I am happy to say that Barbara is now a backpacking convert, and even through our travails her spirit and love of the trail remained bright and alive. Whew! I was so afraid that I might have killed it with an excess of nature’s bounty. The most eventful part of our trip home was our ride from Visalia to Fresno with a talkative Uber driver. I keep getting flashbacks of the trail over Elizabeth Pass. What an amazing place we have been! I feel so lucky!

5 thoughts on “July 4, the last day

  1. Thank you for sharing this wonderful blog. The content and photography are striking!
    I wanted to suggest that you check my FB newsreel. There’s an amazing collapsible guitar there, which has a very pleasing sound. It would be so easy to travel with.

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    • I really like the idea of taking as little as possible with me, and the voice doesn’t weigh anything extra. But a guitar, though it would be lovely to have around the camp, can’t help but weigh too much for me. I’ll wait until they design a blow-up guitar that sounds like my Martin. Until then, I’ll be guitarless on the trail.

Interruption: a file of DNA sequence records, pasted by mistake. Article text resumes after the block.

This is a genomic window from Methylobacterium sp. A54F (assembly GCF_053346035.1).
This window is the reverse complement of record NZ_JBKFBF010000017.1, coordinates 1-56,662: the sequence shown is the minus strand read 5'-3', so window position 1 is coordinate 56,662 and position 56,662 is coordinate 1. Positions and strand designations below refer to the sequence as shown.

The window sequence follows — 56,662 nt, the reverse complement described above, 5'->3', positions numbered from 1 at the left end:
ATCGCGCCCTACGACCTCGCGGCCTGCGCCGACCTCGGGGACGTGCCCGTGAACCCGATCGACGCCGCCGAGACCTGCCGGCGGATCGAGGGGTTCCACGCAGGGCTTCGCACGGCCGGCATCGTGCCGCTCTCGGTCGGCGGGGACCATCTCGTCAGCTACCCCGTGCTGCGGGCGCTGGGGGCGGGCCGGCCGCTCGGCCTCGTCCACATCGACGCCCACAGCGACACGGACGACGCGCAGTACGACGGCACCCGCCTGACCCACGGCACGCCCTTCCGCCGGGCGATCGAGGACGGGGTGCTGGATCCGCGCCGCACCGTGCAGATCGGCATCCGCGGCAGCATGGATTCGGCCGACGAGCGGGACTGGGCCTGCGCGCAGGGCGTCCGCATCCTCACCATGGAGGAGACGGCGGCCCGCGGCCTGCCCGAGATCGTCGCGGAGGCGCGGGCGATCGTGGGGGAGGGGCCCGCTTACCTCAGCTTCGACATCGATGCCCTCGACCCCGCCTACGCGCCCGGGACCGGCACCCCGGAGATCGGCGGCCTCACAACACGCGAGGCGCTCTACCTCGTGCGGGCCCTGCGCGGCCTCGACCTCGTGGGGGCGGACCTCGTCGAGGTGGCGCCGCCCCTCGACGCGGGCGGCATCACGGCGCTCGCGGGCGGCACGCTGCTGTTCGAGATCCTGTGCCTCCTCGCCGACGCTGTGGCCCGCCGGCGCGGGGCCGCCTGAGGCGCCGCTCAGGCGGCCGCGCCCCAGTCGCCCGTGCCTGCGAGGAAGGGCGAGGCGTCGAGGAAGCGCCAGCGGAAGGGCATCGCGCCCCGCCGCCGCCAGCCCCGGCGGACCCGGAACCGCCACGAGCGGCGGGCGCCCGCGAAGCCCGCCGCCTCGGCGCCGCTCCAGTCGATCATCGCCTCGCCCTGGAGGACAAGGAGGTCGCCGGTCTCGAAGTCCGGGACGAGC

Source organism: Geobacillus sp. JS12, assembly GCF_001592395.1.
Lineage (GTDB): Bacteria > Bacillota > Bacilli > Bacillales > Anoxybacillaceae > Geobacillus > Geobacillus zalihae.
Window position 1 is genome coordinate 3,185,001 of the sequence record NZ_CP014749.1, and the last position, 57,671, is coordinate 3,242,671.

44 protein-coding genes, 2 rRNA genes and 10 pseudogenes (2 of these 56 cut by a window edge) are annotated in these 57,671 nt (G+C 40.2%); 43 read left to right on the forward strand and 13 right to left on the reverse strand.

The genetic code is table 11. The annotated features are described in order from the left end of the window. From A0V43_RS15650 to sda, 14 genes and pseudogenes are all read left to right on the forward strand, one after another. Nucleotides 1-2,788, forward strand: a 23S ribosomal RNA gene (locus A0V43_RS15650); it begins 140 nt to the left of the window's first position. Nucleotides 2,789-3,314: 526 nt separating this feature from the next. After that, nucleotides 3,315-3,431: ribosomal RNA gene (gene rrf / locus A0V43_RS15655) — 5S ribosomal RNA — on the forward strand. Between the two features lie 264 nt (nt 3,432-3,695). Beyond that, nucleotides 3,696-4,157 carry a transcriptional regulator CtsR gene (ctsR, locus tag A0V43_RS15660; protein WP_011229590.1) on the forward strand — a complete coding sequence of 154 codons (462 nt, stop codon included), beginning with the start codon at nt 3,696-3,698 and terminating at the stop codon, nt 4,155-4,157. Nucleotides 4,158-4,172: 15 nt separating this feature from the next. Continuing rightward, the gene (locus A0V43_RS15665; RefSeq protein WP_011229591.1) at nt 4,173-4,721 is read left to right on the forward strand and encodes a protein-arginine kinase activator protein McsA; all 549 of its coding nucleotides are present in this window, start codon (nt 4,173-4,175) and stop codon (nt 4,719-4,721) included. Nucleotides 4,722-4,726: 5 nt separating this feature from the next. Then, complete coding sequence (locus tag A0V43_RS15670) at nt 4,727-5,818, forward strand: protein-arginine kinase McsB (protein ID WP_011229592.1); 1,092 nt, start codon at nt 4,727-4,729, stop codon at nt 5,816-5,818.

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  2. The final stretch of the trail was well worth waiting for. Thanks so much for the entire journey. Your photographs are as eloquently beautiful and thoughtfully composed as your prose.
    And let me also compliment you on making the challenges of your travels (mosquitoes, weather, dust, various sorenesses, disappointing food, etc.) part of your story but not THE story. These days, there’s far too much first-person journalism and blogging in which annoyance takes center stage and the writer positively revels in their suffering, with self-satisfied indignation about what an unfair world it is.
    But you constantly remind us what a consistently wondrous, frequently surprising and thoroughly beautiful world it really is — mosquitoes and all.

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    • Wasn’t thinking of hiking, more of touring and traveling, maybe even for a band member. I think these new guitars are called
      Ridge wings, from New Boston, NH. They may just still be in their ‘GoFundMe’ stage, but they’re really nifty!

      Like